geringa, (pronounced Ner-ring-ga), the Aboriginal word for she-oak, is perched on the hillside of Ngeringa Farm in the picturesque Adelaide Hills just outside Mount Barker on Williams Road. The $7.5m Ngeringa Cultural Centre has quickly become a favourite venue among musicians and audiences alike.
Designed by Adelaide-based Architect Anton Johnson, the multi-purpose 220-seat concert hall has been modelled to have a spacious and enveloping sound while preserving the intimate scale and aesthetic character of the space.
“Chamber music was always the central point of the brief and very closely allied to that was the rural location,” Johnson says.
“Without a doubt every musician who’s played in that space has remarked on the acoustics mainly in terms of the fullness and the quality of the sound. Already it’s starting to establish itself as a premier chamber music venue for Australia.”
The building featured in Scott Hicks’ latest offering Highly Strung, a feature-length documentary following the fortunes of the Australian String Quartet, which has performed at the venue several times including at the documentary’s finale.
But its story can be traced back to the 1980s when Biochemist Dr Jurgen Klein and his wife Ulrike, a Horticulturalist, moved to South Australia to start cosmetics and natural skincare company Jurlique in the Adelaide Hills.
Jurgen left Australia in the early 2000s and Jurlique was gradually divested to overseas interests. Ulrike, who has always had a passion for chamber music, has turned her attention to philanthropy through the Klein Family Foundation and Ngeringa Arts, named after the casuarina trees that grow on the Adelaide Hills property where Jurlique flourished.
In 2012, after Ulrike sold her remaining stake in Jurlique, the Klein Family Foundation pledged $3m toward a $6m Ngeringa Arts project to acquire a unique set of instruments handcrafted by Giovanni Battista Guadagnini, one of history’s foremost luthiers, in Italy from 1743 to 1784.
Three of the instruments have been secured through the Guadagnini Quartet Project and are on loan to the Adelaide-based Australian String Quartet, which also has use of a fourth Guadagnini. It is the world’s only matched quartet of Guadagnini’s.
Not content with providing the ASQ with instruments, Ngeringa Arts set about building a world-class venue for chamber music to be played in.
The centre’s commercial business model allows it to host functions such as weddings and conferences and also includes guest quarters for artists in residence. The raked seating is retractable, opening up a flat floor space to seat 150 dinner guests.
Its intimacy is enhanced with the audience seated around the performance space on three sides. A 9m wide and 4.2m high glass wall faces the summit of Mt Barker and the twin peaks, with a foreground view of a newly-designed garden.
Johnson says concerts are generally held at 3pm to maximise the view. “That orientation is directly east and certainly in the afternoon towards sunset the sun hits the mountain and it is particularly beautiful. It’s a very close integration and synergy between nature, the environment and music.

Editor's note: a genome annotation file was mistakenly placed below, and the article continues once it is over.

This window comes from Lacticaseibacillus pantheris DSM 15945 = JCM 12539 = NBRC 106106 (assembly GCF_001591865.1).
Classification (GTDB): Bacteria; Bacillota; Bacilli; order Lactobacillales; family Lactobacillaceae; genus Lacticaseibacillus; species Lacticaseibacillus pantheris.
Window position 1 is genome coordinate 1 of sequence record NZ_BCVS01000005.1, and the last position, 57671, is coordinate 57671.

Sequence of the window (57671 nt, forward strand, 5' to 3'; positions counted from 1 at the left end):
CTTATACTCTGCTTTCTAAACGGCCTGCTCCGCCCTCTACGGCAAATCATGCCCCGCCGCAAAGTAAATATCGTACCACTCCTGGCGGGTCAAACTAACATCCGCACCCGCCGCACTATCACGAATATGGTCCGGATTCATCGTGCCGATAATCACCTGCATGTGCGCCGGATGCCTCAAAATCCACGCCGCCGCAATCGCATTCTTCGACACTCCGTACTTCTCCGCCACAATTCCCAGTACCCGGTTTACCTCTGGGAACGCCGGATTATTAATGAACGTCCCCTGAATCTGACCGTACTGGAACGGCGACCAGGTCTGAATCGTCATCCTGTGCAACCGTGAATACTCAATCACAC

“The history of the farm itself and the whole basis of the Jurlique cosmetics was one of nature and organics and purity so that’s what’s come into the building as well.”
The property is also self-sufficient. A solar photovoltaic grid generates electricity and up to 250,000 litres of rainwater is collected and stored to run the centre. A further 250,000 litres is captured and stored for firefighting purposes and all of the sewage is dealt with on site.
The auditorium has natural light and ventilation options as well as energy-efficient indirect evaporative room conditioning, LED lighting and full blackout. Fully interactive communication and audio visual facilities are incorporated for multimedia events, conferences and weddings.
The building materials have been selected for their sustainable natural qualities and rural character. Rammed earth walls are exposed inside and outside the building, sustainable plantation timber is used and the building is clad externally with corrugated iron.
The roof structure employs the engineering principles of the ancient reciprocal frame. The roof embodies simultaneously, energy and balance, in a visually dynamic structure. Spanning between the primary beams are smaller triangular panels, each with varying depths for acoustic diffusion. Externally the sweeping veranda roof over the deck fans up and out to embrace the rising view.
Johnson has a wide range of experience from schools to hotels, residential homes and office buildings. He has also designed a chamber music centre in Cape Town, South Africa.
“Certainly music is something that is quite close to my heart as well,” he says. “I think most people would associate acoustics with trying to keep sound out of buildings, but in this case we were actually dealing with a completely different concept where we are actually handling the sound within the space and modulating the reflections and the refraction of that sound in order to enhance its qualities.
“It’s there for people to judge themselves but certainly we’ve had very positive feedback. In every respect it was a very, very successful project and we have a happy client, which is what we need.”
Ngeringa Arts General Manager, Alison Beare, said the auditorium’s acoustics had been recognised by commentators as the best chamber music space in Australia.
“If you look at all of the detail on the walls, every piece of wood in the space has been calculated to give the optimum acoustical performance,” she says. “The carpenters who worked on this building realised they were involved in something really special. The acoustician would fly in from Brisbane to check the work and the absolute attention to detail and every finish was just extraordinary to watch.”